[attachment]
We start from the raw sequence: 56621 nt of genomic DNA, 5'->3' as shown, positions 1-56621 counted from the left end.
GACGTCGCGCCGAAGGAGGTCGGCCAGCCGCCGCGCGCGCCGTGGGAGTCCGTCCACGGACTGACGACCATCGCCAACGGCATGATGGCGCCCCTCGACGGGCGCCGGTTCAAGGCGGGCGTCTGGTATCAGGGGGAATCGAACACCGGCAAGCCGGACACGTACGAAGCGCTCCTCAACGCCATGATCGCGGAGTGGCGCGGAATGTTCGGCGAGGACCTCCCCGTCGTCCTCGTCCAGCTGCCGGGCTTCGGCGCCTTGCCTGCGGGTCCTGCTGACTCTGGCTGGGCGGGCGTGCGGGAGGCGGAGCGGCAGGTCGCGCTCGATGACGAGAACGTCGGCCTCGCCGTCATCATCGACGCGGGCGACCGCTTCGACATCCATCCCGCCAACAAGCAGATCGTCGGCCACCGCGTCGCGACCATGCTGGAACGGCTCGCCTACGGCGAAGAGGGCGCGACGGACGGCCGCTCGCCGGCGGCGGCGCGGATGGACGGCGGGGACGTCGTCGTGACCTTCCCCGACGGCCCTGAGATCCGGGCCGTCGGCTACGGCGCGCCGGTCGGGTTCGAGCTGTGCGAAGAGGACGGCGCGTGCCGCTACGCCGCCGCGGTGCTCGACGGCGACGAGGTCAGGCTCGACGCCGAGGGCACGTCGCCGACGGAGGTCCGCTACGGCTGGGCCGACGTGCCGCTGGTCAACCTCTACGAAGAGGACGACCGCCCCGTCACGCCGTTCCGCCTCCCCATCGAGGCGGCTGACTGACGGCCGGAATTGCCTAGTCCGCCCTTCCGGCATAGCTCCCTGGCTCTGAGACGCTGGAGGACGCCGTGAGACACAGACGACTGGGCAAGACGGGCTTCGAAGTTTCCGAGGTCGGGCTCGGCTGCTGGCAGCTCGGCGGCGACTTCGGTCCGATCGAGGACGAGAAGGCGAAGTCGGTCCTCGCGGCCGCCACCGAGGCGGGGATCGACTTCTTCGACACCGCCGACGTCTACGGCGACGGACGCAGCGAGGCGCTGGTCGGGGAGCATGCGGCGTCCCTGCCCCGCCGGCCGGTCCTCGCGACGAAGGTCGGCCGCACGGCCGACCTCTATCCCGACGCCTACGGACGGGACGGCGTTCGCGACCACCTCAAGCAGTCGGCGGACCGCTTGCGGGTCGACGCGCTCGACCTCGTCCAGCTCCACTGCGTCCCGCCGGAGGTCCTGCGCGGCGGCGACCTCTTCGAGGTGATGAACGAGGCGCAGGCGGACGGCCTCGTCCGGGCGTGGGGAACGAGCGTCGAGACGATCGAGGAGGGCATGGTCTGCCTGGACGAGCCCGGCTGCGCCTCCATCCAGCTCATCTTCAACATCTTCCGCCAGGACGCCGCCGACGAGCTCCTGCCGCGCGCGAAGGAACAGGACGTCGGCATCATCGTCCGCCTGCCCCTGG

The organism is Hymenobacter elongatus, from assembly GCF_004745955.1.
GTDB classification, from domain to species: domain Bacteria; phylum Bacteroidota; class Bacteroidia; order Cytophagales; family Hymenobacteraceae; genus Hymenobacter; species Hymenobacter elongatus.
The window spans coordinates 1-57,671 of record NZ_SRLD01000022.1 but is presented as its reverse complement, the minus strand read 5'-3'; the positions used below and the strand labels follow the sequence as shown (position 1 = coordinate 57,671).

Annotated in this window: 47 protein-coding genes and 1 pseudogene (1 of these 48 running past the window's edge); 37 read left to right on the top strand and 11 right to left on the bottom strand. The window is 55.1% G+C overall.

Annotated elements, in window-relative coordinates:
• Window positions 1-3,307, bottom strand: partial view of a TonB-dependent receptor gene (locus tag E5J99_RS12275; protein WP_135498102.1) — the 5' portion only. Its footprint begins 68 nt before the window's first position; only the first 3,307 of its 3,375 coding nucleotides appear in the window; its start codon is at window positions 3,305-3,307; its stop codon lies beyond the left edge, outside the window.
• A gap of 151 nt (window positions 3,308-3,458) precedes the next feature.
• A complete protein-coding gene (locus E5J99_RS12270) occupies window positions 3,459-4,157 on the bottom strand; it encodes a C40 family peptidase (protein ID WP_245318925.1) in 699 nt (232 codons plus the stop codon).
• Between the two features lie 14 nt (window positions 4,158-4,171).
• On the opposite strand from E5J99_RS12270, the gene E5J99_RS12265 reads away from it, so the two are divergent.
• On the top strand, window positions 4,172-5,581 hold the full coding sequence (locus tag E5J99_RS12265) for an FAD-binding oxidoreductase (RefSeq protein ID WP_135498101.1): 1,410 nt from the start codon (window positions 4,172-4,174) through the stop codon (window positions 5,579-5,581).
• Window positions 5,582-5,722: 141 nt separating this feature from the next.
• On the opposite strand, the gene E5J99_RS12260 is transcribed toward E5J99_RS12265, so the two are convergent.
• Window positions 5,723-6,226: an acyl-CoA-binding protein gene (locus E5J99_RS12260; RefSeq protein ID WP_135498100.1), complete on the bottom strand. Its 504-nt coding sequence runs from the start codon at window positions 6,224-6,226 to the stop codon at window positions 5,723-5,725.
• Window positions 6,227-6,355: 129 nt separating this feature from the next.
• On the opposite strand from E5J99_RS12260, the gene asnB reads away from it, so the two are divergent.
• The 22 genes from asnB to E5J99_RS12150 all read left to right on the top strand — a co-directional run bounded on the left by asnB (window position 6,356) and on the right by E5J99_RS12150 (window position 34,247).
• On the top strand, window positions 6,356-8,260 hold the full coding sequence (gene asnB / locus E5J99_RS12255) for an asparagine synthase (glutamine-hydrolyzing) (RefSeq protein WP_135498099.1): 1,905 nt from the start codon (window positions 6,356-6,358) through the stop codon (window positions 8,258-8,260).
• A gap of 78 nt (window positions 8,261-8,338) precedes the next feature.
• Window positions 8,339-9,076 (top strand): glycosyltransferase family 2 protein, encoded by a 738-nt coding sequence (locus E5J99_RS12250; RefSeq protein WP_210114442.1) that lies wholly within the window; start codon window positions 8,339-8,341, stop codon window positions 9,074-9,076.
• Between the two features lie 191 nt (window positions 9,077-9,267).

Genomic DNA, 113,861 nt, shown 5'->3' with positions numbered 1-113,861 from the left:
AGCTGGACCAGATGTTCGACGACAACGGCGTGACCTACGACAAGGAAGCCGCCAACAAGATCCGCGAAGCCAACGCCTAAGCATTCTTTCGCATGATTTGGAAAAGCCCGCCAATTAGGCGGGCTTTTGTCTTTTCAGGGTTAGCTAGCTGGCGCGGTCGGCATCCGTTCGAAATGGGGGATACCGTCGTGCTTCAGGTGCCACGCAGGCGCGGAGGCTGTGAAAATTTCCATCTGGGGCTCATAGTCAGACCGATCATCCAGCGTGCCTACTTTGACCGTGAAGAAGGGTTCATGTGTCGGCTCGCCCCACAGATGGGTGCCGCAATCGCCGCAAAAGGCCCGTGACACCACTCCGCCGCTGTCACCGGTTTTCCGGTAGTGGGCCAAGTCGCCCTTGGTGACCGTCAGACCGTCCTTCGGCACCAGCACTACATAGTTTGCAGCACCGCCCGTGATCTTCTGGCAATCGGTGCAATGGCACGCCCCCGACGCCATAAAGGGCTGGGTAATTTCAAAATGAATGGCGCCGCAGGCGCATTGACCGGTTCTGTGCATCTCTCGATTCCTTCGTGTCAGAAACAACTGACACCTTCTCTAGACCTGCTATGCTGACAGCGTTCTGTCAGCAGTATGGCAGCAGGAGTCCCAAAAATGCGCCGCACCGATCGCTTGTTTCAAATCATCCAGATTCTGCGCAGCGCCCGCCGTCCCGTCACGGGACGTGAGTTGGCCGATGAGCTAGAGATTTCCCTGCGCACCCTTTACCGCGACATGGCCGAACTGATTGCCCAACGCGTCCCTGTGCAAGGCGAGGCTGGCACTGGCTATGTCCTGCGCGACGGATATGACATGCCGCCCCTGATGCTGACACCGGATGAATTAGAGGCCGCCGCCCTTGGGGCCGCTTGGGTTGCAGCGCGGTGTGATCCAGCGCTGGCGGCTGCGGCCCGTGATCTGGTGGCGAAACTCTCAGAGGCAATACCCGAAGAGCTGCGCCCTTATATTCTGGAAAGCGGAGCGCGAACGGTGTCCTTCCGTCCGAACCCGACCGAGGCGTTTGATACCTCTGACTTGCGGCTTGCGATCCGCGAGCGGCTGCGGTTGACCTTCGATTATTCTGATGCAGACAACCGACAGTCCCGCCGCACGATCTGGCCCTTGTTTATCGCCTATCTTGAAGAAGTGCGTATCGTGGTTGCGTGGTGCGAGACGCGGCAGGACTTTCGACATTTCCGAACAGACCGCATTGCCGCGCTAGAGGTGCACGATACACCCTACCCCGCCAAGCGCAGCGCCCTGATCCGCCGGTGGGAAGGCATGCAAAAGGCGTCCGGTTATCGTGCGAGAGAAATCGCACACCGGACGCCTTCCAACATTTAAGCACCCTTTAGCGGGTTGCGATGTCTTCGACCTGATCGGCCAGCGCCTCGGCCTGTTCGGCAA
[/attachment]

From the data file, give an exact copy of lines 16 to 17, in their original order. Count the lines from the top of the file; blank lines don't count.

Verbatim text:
• Window positions 5,723-6,226: an acyl-CoA-binding protein gene (locus E5J99_RS12260; RefSeq protein ID WP_135498100.1), complete on the bottom strand. Its 504-nt coding sequence runs from the start codon at window positions 6,224-6,226 to the stop codon at window positions 5,723-5,725.
• Window positions 6,227-6,355: 129 nt separating this feature from the next.